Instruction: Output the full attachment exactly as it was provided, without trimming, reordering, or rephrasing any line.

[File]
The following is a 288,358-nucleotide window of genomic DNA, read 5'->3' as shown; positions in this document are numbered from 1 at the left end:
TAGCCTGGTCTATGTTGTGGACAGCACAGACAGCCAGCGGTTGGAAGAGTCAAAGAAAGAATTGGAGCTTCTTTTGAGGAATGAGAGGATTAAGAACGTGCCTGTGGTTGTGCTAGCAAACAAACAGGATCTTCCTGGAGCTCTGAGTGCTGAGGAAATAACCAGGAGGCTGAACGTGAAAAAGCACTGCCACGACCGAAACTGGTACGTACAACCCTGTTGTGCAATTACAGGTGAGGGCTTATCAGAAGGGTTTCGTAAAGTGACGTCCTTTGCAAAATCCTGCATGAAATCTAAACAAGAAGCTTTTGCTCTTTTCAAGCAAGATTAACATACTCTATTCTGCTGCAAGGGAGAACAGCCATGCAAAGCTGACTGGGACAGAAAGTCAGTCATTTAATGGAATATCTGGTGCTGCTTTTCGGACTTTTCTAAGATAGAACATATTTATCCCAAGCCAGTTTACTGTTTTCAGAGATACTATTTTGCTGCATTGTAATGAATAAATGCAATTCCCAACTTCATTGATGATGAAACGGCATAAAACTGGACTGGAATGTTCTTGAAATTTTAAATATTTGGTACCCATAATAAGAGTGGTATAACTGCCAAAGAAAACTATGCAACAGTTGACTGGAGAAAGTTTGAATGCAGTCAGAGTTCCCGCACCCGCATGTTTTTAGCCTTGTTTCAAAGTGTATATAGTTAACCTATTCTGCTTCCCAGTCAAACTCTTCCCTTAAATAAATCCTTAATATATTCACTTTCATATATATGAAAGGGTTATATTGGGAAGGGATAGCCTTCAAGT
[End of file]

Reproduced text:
The following is a 288,358-nucleotide window of genomic DNA, read 5'->3' as shown; positions in this document are numbered from 1 at the left end:
TAGCCTGGTCTATGTTGTGGACAGCACAGACAGCCAGCGGTTGGAAGAGTCAAAGAAAGAATTGGAGCTTCTTTTGAGGAATGAGAGGATTAAGAACGTGCCTGTGGTTGTGCTAGCAAACAAACAGGATCTTCCTGGAGCTCTGAGTGCTGAGGAAATAACCAGGAGGCTGAACGTGAAAAAGCACTGCCACGACCGAAACTGGTACGTACAACCCTGTTGTGCAATTACAGGTGAGGGCTTATCAGAAGGGTTTCGTAAAGTGACGTCCTTTGCAAAATCCTGCATGAAATCTAAACAAGAAGCTTTTGCTCTTTTCAAGCAAGATTAACATACTCTATTCTGCTGCAAGGGAGAACAGCCATGCAAAGCTGACTGGGACAGAAAGTCAGTCATTTAATGGAATATCTGGTGCTGCTTTTCGGACTTTTCTAAGATAGAACATATTTATCCCAAGCCAGTTTACTGTTTTCAGAGATACTATTTTGCTGCATTGTAATGAATAAATGCAATTCCCAACTTCATTGATGATGAAACGGCATAAAACTGGACTGGAATGTTCTTGAAATTTTAAATATTTGGTACCCATAATAAGAGTGGTATAACTGCCAAAGAAAACTATGCAACAGTTGACTGGAGAAAGTTTGAATGCAGTCAGAGTTCCCGCACCCGCATGTTTTTAGCCTTGTTTCAAAGTGTATATAGTTAACCTATTCTGCTTCCCAGTCAAACTCTTCCCTTAAATAAATCCTTAATATATTCACTTTCATATATATGAAAGGGTTATATTGGGAAGGGATAGCCTTCAAGT